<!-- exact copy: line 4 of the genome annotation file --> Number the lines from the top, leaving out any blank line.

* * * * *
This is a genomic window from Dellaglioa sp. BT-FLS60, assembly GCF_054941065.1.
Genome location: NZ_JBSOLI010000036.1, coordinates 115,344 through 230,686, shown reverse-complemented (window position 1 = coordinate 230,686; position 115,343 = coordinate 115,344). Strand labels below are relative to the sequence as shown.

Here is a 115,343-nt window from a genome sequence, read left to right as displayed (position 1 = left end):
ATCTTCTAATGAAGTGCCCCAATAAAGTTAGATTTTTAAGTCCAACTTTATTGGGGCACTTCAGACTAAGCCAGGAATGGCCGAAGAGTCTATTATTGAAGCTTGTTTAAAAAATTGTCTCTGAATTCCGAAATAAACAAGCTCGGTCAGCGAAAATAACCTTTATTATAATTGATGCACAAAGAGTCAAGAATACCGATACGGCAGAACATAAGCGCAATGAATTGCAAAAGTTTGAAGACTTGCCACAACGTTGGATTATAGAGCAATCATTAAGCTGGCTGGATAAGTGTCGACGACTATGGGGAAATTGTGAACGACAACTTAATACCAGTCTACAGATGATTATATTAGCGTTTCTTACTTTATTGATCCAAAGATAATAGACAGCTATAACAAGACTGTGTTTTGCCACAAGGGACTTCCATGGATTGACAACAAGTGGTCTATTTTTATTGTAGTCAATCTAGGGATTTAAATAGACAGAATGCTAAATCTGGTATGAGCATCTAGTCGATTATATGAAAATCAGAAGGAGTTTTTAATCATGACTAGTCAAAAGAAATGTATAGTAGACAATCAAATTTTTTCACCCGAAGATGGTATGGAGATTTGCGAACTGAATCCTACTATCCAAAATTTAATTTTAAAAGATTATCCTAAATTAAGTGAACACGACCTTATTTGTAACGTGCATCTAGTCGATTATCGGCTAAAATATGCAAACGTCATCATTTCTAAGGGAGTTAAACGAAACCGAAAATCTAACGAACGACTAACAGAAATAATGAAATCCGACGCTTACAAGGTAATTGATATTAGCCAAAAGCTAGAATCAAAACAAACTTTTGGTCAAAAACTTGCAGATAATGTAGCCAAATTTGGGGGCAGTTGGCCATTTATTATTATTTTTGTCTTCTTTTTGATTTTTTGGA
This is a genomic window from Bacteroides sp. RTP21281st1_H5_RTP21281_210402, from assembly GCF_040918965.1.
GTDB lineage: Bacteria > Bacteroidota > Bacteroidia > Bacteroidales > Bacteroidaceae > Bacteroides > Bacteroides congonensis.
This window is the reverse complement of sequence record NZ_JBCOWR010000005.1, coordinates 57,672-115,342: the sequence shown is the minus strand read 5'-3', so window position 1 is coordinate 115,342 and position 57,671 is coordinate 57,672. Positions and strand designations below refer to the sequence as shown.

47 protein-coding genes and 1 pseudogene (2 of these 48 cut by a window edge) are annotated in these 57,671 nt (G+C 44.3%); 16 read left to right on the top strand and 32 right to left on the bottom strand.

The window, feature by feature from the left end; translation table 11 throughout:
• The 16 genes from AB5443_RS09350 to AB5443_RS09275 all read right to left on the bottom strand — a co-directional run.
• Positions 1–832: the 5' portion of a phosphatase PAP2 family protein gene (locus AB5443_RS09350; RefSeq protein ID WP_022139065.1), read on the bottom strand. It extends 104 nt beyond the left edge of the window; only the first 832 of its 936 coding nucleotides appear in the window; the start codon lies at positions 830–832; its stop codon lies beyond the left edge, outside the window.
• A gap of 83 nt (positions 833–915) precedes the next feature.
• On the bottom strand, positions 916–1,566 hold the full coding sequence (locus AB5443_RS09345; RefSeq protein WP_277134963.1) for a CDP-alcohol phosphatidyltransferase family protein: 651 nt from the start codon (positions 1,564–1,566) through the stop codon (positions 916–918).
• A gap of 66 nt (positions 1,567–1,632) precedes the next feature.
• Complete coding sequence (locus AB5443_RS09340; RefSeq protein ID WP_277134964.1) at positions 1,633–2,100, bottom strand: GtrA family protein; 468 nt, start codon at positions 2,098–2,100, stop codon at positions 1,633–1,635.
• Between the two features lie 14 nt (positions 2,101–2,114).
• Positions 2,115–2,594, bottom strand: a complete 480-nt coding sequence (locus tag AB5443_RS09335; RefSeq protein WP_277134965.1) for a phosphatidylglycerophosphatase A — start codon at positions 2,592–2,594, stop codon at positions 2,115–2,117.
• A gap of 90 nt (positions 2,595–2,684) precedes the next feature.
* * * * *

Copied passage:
ATCTTCTAATGAAGTGCCCCAATAAAGTTAGATTTTTAAGTCCAACTTTATTGGGGCACTTCAGACTAAGCCAGGAATGGCCGAAGAGTCTATTATTGAAGCTTGTTTAAAAAATTGTCTCTGAATTCCGAAATAAACAAGCTCGGTCAGCGAAAATAACCTTTATTATAATTGATGCACAAAGAGTCAAGAATACCGATACGGCAGAACATAAGCGCAATGAATTGCAAAAGTTTGAAGACTTGCCACAACGTTGGATTATAGAGCAATCATTAAGCTGGCTGGATAAGTGTCGACGACTATGGGGAAATTGTGAACGACAACTTAATACCAGTCTACAGATGATTATATTAGCGTTTCTTACTTTATTGATCCAAAGATAATAGACAGCTATAACAAGACTGTGTTTTGCCACAAGGGACTTCCATGGATTGACAACAAGTGGTCTATTTTTATTGTAGTCAATCTAGGGATTTAAATAGACAGAATGCTAAATCTGGTATGAGCATCTAGTCGATTATATGAAAATCAGAAGGAGTTTTTAATCATGACTAGTCAAAAGAAATGTATAGTAGACAATCAAATTTTTTCACCCGAAGATGGTATGGAGATTTGCGAACTGAATCCTACTATCCAAAATTTAATTTTAAAAGATTATCCTAAATTAAGTGAACACGACCTTATTTGTAACGTGCATCTAGTCGATTATCGGCTAAAATATGCAAACGTCATCATTTCTAAGGGAGTTAAACGAAACCGAAAATCTAACGAACGACTAACAGAAATAATGAAATCCGACGCTTACAAGGTAATTGATATTAGCCAAAAGCTAGAATCAAAACAAACTTTTGGTCAAAAACTTGCAGATAATGTAGCCAAATTTGGGGGCAGTTGGCCATTTATTATTATTTTTGTCTTCTTTTTGATTTTTTGGA